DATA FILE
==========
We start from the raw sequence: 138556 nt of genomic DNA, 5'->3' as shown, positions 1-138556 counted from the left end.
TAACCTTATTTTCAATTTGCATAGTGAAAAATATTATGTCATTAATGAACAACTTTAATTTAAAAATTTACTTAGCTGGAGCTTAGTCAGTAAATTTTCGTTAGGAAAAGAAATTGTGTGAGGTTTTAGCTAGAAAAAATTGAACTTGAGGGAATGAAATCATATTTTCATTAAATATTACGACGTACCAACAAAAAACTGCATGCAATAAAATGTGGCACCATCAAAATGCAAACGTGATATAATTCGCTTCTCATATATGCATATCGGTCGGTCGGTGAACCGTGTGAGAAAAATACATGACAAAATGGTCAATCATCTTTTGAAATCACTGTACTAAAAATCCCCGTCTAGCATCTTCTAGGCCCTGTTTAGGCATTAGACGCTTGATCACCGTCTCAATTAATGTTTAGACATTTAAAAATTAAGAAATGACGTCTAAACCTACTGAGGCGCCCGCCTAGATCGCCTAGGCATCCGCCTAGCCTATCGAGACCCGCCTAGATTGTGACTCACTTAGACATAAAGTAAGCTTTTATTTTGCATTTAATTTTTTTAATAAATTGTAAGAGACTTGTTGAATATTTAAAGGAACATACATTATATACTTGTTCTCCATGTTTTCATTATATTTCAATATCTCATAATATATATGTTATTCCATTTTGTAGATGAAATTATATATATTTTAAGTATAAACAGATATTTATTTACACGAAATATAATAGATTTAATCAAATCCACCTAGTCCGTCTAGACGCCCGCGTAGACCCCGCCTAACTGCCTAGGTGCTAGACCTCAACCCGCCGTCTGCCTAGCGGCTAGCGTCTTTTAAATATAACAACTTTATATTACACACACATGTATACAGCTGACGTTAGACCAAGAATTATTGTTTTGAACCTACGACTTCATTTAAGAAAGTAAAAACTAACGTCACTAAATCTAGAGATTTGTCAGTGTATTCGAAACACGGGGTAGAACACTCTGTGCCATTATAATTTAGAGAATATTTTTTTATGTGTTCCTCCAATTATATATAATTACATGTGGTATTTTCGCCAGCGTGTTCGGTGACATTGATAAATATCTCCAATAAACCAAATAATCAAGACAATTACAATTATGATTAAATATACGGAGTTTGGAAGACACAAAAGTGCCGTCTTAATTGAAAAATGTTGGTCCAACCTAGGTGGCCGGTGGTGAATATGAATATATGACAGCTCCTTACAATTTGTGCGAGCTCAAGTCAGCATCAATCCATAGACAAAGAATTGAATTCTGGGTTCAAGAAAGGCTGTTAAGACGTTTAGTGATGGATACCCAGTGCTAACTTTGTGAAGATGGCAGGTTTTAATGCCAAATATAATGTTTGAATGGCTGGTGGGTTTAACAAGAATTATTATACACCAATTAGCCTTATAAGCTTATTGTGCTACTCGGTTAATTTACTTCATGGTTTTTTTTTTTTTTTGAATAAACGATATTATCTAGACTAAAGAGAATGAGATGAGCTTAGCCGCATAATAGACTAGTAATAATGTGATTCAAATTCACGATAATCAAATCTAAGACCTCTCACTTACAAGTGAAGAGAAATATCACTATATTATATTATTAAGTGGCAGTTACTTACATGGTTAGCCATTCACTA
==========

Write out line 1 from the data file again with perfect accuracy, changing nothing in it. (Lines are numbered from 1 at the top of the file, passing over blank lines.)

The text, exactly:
We start from the raw sequence: 138556 nt of genomic DNA, 5'->3' as shown, positions 1-138556 counted from the left end.